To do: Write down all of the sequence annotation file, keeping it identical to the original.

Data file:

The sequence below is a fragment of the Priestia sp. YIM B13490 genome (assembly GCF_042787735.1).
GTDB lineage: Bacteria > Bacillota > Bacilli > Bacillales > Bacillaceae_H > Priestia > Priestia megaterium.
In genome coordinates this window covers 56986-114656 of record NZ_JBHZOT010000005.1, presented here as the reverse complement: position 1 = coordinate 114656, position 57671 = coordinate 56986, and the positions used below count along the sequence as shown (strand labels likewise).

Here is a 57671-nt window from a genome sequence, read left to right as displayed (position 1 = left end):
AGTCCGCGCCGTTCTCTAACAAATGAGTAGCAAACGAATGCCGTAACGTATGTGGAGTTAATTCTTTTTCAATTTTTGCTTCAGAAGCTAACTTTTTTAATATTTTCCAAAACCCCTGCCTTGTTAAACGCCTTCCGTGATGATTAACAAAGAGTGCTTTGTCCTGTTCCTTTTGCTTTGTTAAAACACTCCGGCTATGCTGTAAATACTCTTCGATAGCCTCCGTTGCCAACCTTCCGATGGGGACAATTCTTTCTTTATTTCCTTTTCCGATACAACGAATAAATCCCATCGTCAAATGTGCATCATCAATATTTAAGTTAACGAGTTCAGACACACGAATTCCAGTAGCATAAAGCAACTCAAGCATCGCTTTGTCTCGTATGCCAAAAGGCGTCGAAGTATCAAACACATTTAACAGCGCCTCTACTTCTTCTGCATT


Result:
The sequence below is a fragment of the Priestia sp. YIM B13490 genome (assembly GCF_042787735.1).
GTDB lineage: Bacteria > Bacillota > Bacilli > Bacillales > Bacillaceae_H > Priestia > Priestia megaterium.
In genome coordinates this window covers 56986-114656 of record NZ_JBHZOT010000005.1, presented here as the reverse complement: position 1 = coordinate 114656, position 57671 = coordinate 56986, and the positions used below count along the sequence as shown (strand labels likewise).

Here is a 57671-nt window from a genome sequence, read left to right as displayed (position 1 = left end):
AGTCCGCGCCGTTCTCTAACAAATGAGTAGCAAACGAATGCCGTAACGTATGTGGAGTTAATTCTTTTTCAATTTTTGCTTCAGAAGCTAACTTTTTTAATATTTTCCAAAACCCCTGCCTTGTTAAACGCCTTCCGTGATGATTAACAAAGAGTGCTTTGTCCTGTTCCTTTTGCTTTGTTAAAACACTCCGGCTATGCTGTAAATACTCTTCGATAGCCTCCGTTGCCAACCTTCCGATGGGGACAATTCTTTCTTTATTTCCTTTTCCGATACAACGAATAAATCCCATCGTCAAATGTGCATCATCAATATTTAAGTTAACGAGTTCAGACACACGAATTCCAGTAGCATAAAGCAACTCAAGCATCGCTTTGTCTCGTATGCCAAAAGGCGTCGAAGTATCAAACACATTTAACAGCGCCTCTACTTCTTCTGCATT